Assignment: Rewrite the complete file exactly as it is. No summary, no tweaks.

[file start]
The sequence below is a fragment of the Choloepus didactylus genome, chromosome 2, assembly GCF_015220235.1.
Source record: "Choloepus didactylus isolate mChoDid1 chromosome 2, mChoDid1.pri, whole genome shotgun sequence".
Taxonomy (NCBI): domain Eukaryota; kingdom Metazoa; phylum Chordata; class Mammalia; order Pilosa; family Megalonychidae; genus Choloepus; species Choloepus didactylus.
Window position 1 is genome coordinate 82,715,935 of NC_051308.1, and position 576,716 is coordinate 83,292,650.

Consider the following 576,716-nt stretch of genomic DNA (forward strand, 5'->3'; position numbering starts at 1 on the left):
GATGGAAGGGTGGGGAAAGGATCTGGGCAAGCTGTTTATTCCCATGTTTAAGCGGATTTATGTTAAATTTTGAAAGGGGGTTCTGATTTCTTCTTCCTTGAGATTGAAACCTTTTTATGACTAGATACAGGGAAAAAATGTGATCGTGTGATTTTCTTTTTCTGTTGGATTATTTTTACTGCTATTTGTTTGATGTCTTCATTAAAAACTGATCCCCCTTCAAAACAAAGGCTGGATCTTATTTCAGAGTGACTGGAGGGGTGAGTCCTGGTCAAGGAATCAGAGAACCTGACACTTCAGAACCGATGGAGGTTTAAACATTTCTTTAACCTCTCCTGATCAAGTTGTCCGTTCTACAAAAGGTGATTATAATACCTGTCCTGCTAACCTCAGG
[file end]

The sequence below is a fragment of the Choloepus didactylus genome, chromosome 2, assembly GCF_015220235.1.
Source record: "Choloepus didactylus isolate mChoDid1 chromosome 2, mChoDid1.pri, whole genome shotgun sequence".
Taxonomy (NCBI): domain Eukaryota; kingdom Metazoa; phylum Chordata; class Mammalia; order Pilosa; family Megalonychidae; genus Choloepus; species Choloepus didactylus.
Window position 1 is genome coordinate 82,715,935 of NC_051308.1, and position 576,716 is coordinate 83,292,650.

Consider the following 576,716-nt stretch of genomic DNA (forward strand, 5'->3'; position numbering starts at 1 on the left):
GATGGAAGGGTGGGGAAAGGATCTGGGCAAGCTGTTTATTCCCATGTTTAAGCGGATTTATGTTAAATTTTGAAAGGGGGTTCTGATTTCTTCTTCCTTGAGATTGAAACCTTTTTATGACTAGATACAGGGAAAAAATGTGATCGTGTGATTTTCTTTTTCTGTTGGATTATTTTTACTGCTATTTGTTTGATGTCTTCATTAAAAACTGATCCCCCTTCAAAACAAAGGCTGGATCTTATTTCAGAGTGACTGGAGGGGTGAGTCCTGGTCAAGGAATCAGAGAACCTGACACTTCAGAACCGATGGAGGTTTAAACATTTCTTTAACCTCTCCTGATCAAGTTGTCCGTTCTACAAAAGGTGATTATAATACCTGTCCTGCTAACCTCAGG